Expectation vs. Reality
Jesus said to his disciples: “Do not be afraid any longer, little flock, for your Father is pleased to give you the kingdom. Sell your belongings and give alms. Provide money bags for yourselves that do not wear out, an inexhaustible treasure in heaven that no thief can reach nor moth destroy. For where your treasure is, there also will your heart be. “Gird your loins and light your lamps and be like servants who await their master’s return from a wedding, ready to open immediately when he comes and knocks. Blessed are those servants whom the master finds vigilant on his arrival. Amen, I say to you, he will gird himself, have them recline at table, and proceed to wait on them. And should he come in the second or third watch and find them prepared in this way, blessed are those servants. Be sure of this: if the master of the house had known the hour when the thief was coming, he would not have let his house be broken into. You also must be prepared, for at an hour you do not expect, the Son of Man will come.” Then Peter said, “Lord, is this parable meant for us or for everyone?” And the Lord replied, “Who, then, is the faithful and prudent steward whom the master will put in charge of his servants to distribute the food allowance at the proper time? Blessed is that servant whom his master on arrival finds doing so. Truly, I say to you, the master will put the servant in charge of all his property. But if that servant says to himself, ‘My master is delayed in coming,’ and begins to beat the menservants and the maidservants, to eat and drink and get drunk, then that servant’s master will come on an unexpected day and at an unknown hour and will punish the servant severely and assign him a place with the unfaithful. That servant who knew his master’s will but did not make preparations nor act in accord with his will shall be beaten severely; and the servant who was ignorant of his master’s will but acted in a way deserving of a severe beating shall be beaten only lightly. Much will be required of the person entrusted with much, and still more will be demanded of the person entrusted with more.”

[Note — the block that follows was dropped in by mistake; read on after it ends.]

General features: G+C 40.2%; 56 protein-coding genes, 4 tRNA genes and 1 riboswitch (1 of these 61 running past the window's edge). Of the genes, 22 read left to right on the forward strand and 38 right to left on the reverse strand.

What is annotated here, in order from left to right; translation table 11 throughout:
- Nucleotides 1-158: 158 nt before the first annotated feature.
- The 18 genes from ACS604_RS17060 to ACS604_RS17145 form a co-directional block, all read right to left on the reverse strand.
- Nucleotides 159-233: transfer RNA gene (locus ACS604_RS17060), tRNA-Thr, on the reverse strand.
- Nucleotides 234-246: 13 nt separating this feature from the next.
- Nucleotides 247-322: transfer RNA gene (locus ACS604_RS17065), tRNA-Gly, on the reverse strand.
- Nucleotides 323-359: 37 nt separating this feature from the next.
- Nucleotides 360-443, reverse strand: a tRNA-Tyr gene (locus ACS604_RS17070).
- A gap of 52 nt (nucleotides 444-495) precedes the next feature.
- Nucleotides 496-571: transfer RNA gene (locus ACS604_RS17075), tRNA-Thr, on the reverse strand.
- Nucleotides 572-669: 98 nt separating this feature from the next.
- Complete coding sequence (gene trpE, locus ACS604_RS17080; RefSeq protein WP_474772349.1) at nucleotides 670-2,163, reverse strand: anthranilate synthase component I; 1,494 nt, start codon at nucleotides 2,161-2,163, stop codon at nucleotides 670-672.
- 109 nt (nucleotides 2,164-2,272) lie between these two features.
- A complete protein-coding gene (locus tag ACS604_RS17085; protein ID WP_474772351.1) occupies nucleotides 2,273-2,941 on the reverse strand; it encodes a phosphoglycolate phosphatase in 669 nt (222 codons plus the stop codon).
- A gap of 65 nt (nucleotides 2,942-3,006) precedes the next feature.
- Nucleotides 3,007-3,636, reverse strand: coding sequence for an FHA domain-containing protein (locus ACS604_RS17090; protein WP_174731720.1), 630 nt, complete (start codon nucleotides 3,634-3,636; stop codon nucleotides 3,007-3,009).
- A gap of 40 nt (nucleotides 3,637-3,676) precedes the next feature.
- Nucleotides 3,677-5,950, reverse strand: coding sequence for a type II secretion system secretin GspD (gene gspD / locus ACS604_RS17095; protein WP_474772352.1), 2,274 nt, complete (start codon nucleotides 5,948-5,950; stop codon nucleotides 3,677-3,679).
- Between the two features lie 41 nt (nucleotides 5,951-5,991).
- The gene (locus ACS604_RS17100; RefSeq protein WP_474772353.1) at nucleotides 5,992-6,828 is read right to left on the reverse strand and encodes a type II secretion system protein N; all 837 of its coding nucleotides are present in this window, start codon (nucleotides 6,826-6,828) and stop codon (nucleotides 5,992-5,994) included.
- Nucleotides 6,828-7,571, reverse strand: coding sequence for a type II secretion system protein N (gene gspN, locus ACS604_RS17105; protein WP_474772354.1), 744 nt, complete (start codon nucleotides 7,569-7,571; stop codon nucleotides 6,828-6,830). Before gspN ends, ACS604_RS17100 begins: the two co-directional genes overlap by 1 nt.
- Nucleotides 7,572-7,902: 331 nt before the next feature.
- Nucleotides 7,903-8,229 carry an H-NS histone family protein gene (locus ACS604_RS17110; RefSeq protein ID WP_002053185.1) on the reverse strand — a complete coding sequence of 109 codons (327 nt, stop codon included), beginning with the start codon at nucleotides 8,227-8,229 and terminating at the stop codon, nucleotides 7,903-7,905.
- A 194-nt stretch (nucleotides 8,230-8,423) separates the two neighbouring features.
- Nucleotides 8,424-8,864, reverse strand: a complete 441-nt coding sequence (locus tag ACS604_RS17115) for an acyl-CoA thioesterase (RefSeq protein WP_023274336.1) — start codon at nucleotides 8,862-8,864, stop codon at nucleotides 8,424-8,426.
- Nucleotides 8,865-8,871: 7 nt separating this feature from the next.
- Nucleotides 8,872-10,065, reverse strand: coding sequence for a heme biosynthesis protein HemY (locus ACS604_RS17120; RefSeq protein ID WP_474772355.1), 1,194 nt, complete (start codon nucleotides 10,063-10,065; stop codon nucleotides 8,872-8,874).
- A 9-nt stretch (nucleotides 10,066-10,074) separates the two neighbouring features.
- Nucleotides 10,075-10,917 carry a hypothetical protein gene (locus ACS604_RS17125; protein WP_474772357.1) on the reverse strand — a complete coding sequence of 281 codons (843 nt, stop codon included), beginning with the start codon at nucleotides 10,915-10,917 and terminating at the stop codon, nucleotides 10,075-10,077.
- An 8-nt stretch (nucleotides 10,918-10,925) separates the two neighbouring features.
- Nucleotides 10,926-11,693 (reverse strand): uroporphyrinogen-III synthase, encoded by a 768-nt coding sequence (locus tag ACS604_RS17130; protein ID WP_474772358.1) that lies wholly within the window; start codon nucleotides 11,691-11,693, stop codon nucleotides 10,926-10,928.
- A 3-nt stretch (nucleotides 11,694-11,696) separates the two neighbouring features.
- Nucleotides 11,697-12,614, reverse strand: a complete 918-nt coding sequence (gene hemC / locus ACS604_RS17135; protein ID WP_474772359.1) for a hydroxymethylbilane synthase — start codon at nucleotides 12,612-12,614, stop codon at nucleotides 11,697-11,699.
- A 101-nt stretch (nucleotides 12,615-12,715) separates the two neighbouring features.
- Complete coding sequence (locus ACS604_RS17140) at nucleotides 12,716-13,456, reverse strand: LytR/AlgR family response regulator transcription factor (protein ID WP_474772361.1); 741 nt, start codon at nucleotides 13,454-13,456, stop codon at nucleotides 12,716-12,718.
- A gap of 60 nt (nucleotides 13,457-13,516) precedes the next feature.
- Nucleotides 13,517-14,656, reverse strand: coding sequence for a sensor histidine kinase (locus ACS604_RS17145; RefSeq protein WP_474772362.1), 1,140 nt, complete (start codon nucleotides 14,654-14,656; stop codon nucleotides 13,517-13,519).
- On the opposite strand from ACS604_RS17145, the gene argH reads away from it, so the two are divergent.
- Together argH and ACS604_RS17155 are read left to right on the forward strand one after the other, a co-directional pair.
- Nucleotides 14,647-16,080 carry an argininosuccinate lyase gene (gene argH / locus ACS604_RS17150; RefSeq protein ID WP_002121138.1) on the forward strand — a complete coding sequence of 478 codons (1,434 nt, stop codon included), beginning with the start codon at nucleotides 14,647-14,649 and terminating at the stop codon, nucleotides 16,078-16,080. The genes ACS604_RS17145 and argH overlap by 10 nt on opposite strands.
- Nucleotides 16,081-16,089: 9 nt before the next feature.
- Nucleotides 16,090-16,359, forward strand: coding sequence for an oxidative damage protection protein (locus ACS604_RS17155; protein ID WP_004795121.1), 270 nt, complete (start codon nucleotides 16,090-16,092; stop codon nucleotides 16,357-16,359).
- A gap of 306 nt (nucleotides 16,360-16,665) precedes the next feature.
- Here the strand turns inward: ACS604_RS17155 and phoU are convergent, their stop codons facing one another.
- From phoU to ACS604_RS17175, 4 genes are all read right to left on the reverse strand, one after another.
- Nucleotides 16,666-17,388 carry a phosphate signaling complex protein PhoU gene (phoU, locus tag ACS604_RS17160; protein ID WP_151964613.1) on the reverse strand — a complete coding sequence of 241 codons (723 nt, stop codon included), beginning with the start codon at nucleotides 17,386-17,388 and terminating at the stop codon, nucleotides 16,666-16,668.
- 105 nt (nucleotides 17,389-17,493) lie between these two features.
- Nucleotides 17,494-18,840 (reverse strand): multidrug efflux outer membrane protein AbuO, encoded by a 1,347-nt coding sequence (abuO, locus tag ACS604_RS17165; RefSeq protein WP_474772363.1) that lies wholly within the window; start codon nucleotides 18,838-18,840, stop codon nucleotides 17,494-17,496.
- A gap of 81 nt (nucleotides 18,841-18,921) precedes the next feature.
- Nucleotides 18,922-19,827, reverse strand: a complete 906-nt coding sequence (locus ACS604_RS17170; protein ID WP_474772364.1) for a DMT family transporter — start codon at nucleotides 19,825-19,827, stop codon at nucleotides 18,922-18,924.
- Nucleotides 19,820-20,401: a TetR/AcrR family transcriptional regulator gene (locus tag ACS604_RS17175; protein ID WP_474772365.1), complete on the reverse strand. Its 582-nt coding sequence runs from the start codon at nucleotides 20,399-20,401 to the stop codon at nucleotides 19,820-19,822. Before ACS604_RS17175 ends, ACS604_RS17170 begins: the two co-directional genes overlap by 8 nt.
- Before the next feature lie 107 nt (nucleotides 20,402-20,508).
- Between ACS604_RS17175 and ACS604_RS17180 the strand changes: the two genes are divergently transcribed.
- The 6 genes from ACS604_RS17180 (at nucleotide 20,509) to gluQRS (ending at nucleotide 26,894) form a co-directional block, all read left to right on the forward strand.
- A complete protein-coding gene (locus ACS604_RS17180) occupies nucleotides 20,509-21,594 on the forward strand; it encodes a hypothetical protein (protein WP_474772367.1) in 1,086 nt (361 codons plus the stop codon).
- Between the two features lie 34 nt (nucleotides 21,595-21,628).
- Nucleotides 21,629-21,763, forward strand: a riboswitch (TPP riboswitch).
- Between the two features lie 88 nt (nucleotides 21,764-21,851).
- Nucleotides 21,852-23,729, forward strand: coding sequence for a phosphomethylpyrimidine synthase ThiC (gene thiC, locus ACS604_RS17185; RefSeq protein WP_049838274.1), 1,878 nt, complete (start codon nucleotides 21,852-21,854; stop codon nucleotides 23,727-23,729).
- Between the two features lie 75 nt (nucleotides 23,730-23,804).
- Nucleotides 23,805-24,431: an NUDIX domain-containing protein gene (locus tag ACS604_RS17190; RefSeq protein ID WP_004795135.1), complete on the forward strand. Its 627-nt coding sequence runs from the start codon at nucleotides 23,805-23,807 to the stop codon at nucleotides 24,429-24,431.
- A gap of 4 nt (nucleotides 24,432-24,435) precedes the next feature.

Expectation vs. Reality
Why does Jesus seem so focused on selling our possessions? He obsesses on it sometimes. It is hard to get through a few pages of the Gospel without reading at least something about poverty. Are we speaking about spiritual poverty? What does that even mean? “Sell your belongings and give alms.” Jesus is trying to isolate us from disappointment. Jesus wants to make sure that we do not get too hung up on material possessions, knowing that it can only end in heartbreak.